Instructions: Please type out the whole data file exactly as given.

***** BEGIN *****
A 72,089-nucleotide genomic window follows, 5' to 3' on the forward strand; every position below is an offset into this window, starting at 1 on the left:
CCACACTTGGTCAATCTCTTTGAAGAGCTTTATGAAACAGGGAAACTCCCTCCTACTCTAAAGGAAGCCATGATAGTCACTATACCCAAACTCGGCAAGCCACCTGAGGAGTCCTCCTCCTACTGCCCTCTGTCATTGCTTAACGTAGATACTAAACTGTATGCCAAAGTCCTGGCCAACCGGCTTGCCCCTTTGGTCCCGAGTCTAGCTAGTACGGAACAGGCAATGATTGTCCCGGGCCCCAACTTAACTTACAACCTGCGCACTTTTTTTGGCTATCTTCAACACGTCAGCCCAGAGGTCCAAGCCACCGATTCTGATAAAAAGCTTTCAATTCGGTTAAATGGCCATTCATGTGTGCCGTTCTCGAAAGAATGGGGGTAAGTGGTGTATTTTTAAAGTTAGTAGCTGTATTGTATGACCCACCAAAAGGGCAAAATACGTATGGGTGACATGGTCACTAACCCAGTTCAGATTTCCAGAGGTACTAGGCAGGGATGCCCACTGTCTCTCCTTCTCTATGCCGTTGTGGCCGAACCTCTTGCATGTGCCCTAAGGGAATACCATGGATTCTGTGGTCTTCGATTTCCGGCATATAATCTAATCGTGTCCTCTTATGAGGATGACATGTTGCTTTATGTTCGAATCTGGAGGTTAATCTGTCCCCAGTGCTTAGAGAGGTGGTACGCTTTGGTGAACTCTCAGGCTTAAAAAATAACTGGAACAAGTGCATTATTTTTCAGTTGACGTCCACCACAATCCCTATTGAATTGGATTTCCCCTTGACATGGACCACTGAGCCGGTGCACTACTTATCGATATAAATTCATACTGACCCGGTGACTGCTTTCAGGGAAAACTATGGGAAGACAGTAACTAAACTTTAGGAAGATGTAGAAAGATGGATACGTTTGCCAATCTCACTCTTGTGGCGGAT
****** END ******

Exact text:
A 72,089-nucleotide genomic window follows, 5' to 3' on the forward strand; every position below is an offset into this window, starting at 1 on the left:
CCACACTTGGTCAATCTCTTTGAAGAGCTTTATGAAACAGGGAAACTCCCTCCTACTCTAAAGGAAGCCATGATAGTCACTATACCCAAACTCGGCAAGCCACCTGAGGAGTCCTCCTCCTACTGCCCTCTGTCATTGCTTAACGTAGATACTAAACTGTATGCCAAAGTCCTGGCCAACCGGCTTGCCCCTTTGGTCCCGAGTCTAGCTAGTACGGAACAGGCAATGATTGTCCCGGGCCCCAACTTAACTTACAACCTGCGCACTTTTTTTGGCTATCTTCAACACGTCAGCCCAGAGGTCCAAGCCACCGATTCTGATAAAAAGCTTTCAATTCGGTTAAATGGCCATTCATGTGTGCCGTTCTCGAAAGAATGGGGGTAAGTGGTGTATTTTTAAAGTTAGTAGCTGTATTGTATGACCCACCAAAAGGGCAAAATACGTATGGGTGACATGGTCACTAACCCAGTTCAGATTTCCAGAGGTACTAGGCAGGGATGCCCACTGTCTCTCCTTCTCTATGCCGTTGTGGCCGAACCTCTTGCATGTGCCCTAAGGGAATACCATGGATTCTGTGGTCTTCGATTTCCGGCATATAATCTAATCGTGTCCTCTTATGAGGATGACATGTTGCTTTATGTTCGAATCTGGAGGTTAATCTGTCCCCAGTGCTTAGAGAGGTGGTACGCTTTGGTGAACTCTCAGGCTTAAAAAATAACTGGAACAAGTGCATTATTTTTCAGTTGACGTCCACCACAATCCCTATTGAATTGGATTTCCCCTTGACATGGACCACTGAGCCGGTGCACTACTTATCGATATAAATTCATACTGACCCGGTGACTGCTTTCAGGGAAAACTATGGGAAGACAGTAACTAAACTTTAGGAAGATGTAGAAAGATGGATACGTTTGCCAATCTCACTCTTGTGGCGGAT